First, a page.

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Indiana NRC adopts fisheries rule changes, looks to change wildlife rules as well

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The Natural Resources Commission (NRC) gave final adoption to a number of fisheries-related rule changes at its meeting in Indianapolis on Tuesday.

The rule changes must still be approved by the Attorney General’s Office and Governor’s Office before taking effect. In addition to changes pertaining to commercial fishing, the package includes these changes to sport fishing rules:

* Increasing the daily bag limit for lake trout taken from Lake Michigan.

* Increasing the size limit for Northern pike.

* Changing the size limit for largemouth bass taken from lakes on Shakamak State Park and Hoosier National Forest.

* Prohibiting the use of cast nets, seines, or other devices in the collecting of minnows at a location extending from a dam downstream 500 yards on inland waters.

* Adding a tagging requirement for fishing equipment or devices left unattended for both sport and commercial fishing.

Wildlife Rules

The NRC also preliminarily adopted a number of amendments to 312 IAC 9, which governs wildlife-related rules.

This action simply starts the rule-change process, meaning that none of these amendments would take effect this year. The NRC will begin accepting public comments and conduct at least one public hearing on these proposed amendments later this year.

Proposed amendments include:

* Allowing the hides and carcasses of legally harvested furbearers taken during the season to be kept year-round by hunters and trappers without a special authorization or permit.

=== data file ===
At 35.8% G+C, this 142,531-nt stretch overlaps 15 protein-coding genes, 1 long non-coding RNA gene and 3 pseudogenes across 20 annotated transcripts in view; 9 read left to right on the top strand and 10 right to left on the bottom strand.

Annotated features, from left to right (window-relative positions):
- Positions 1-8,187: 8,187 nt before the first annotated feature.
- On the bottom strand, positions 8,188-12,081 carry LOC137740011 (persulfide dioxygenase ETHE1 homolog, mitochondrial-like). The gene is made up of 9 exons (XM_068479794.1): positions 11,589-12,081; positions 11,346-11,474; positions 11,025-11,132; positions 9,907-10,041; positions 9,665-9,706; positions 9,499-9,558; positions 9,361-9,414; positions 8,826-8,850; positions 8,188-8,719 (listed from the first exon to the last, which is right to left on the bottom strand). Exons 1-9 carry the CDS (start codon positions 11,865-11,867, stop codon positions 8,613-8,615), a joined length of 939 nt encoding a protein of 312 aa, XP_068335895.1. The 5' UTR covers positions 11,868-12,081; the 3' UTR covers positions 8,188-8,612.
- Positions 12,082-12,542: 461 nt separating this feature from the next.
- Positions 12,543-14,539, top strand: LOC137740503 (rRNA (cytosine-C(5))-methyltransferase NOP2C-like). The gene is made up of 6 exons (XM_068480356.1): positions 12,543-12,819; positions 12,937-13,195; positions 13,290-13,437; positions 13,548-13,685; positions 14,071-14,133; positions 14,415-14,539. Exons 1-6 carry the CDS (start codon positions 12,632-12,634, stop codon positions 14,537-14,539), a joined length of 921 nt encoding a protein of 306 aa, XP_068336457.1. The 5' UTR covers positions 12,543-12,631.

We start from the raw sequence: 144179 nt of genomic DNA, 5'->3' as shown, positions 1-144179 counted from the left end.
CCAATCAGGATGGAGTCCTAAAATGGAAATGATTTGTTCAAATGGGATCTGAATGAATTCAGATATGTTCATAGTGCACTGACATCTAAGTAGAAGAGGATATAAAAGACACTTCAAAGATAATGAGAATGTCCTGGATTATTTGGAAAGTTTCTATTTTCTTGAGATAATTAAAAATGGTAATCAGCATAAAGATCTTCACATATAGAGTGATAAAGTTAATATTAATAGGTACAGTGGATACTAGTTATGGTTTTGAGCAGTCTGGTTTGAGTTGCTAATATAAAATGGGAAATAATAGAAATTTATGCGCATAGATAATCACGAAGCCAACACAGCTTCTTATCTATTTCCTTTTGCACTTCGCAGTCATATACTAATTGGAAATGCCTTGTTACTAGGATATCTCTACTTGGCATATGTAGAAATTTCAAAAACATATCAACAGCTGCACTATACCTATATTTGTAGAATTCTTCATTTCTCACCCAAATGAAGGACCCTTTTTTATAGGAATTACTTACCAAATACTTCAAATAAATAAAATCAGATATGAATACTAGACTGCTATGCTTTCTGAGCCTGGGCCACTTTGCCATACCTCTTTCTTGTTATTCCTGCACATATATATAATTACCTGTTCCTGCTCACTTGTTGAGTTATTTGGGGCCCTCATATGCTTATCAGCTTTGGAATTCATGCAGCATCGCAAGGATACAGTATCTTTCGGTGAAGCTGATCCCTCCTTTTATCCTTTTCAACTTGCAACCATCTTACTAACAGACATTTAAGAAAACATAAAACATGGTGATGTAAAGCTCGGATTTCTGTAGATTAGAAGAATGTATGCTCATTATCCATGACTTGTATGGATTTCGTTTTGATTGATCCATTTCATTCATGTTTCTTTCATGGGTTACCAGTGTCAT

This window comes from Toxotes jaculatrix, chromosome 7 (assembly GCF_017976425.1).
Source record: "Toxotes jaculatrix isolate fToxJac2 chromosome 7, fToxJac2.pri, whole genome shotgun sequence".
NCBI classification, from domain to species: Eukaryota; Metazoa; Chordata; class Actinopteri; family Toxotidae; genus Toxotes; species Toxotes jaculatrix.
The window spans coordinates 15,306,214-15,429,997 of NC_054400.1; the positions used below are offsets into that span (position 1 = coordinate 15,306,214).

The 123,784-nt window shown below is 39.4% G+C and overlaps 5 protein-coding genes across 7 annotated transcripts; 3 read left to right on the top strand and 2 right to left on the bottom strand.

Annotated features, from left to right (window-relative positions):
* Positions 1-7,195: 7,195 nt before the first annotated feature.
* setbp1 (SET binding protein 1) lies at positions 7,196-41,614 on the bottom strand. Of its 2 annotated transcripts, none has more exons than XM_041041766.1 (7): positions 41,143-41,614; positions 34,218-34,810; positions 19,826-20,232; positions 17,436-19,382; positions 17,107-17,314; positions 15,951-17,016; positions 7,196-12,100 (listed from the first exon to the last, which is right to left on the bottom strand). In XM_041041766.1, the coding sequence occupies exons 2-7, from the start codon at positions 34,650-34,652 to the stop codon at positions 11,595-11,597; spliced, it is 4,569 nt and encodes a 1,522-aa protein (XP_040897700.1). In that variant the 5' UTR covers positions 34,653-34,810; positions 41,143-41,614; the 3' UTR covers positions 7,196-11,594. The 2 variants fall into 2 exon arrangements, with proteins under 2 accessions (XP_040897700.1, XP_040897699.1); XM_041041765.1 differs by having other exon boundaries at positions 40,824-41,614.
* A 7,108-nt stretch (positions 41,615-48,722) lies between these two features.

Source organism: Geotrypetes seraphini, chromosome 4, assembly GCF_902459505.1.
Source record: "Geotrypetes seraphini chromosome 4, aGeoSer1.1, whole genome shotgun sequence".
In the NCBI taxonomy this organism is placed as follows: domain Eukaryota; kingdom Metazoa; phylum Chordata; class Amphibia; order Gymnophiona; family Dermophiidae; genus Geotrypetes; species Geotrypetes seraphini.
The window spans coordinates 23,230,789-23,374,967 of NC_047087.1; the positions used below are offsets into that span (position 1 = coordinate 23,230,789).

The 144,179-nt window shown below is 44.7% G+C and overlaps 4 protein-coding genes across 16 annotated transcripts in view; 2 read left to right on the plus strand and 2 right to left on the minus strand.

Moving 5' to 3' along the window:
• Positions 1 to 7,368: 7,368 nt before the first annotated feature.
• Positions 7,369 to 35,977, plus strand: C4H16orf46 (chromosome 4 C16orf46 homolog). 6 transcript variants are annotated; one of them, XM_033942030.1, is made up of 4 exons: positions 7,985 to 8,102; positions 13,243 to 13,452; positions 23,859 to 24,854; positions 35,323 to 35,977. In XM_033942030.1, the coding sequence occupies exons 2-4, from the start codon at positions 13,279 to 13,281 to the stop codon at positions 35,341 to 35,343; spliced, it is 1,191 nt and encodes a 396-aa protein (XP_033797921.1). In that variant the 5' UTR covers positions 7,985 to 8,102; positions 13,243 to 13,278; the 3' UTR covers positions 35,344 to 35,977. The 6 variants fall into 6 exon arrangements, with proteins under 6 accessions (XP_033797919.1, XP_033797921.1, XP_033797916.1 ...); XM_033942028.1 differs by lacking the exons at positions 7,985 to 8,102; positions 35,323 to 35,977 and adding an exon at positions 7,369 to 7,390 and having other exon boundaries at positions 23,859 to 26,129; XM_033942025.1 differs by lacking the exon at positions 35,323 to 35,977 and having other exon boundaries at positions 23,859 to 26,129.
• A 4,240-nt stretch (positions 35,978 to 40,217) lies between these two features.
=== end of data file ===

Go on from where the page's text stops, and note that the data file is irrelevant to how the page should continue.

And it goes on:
* Authorizing a bobcat hunting and trapping season in a restricted number of counties in southern Indiana with a bag limit of one per person and a statewide quota.

* Adding several bats and the rufa red knot (a federally endangered bird) to the state’s endangered species list.

* Removing the osprey and several mussels from the state’s endangered species list.

* Adding three counties to the fall wild turkey firearms hunting season: Elkhart, Kosciusko and Noble.

* Requiring the euthanasia of raccoons, opossums, and coyotes taken under the nuisance wild animal control permit.

View the complete rule proposal package at www.in.gov/nrc/files/item_4_nrc_sept_2017.pdf

Oil and Gas

The NRC also gave final adoption to a recodification of administrative rules governing oil well and gas well activities by adding 312 IAC 29 and repealing 312 IAC 16.

“Before this package received preliminary adoption in May 2016, the rules had not been comprehensively reviewed for 25 years,” the NRC said. “The new rules aim to provide oil and gas production professionals with a clear and certain understanding of their responsibilities. Many of the requirements in the recodification have already been practiced for years in Indiana.”

New Preserve

The NRC also approved Pond ‘Lil Nature Preserve in LaGrange County as a new nature preserve, a move which increases to 281 the number of state-designated sites protected by the Nature Preserves Act.

Pond ‘Lil Nature Preserve comprises 94.67 acres in the Northern Lakes Natural Region, within Dallas Lake County Park. Pond ‘Lil--whose shoreline is ringed by a floating mat of sphagnum moss and plant roots--illustrates the early stages of bog development.

Many typical bog plants grow on the floating mat, including tamarack trees, orchids, and insectivorous pitcher plants and sundews. Over time, perhaps hundreds of years, the floating mat will likely expand toward the center of the pond. But for now, Pond ‘Lil will remain more pond than bog.

Fauna of interest includes nest sites for sandhill crane and star-nose mole (state special concern) as well as Eastern massasauga (state endangered) rattlesnake.

The NRC

The NRC is an autonomous board that addresses topics pertaining to the Indiana DNR. NRC members include the DNR director, heads of three other state agencies (Environmental Management, Tourism Development, and Transportation), six citizens appointed by the governor on a bipartisan basis, the chair of the NRC’s advisory council, and the president of the Indiana Academy of Science.

 

Posted 9/20/2017

 
 
 
 

 

 

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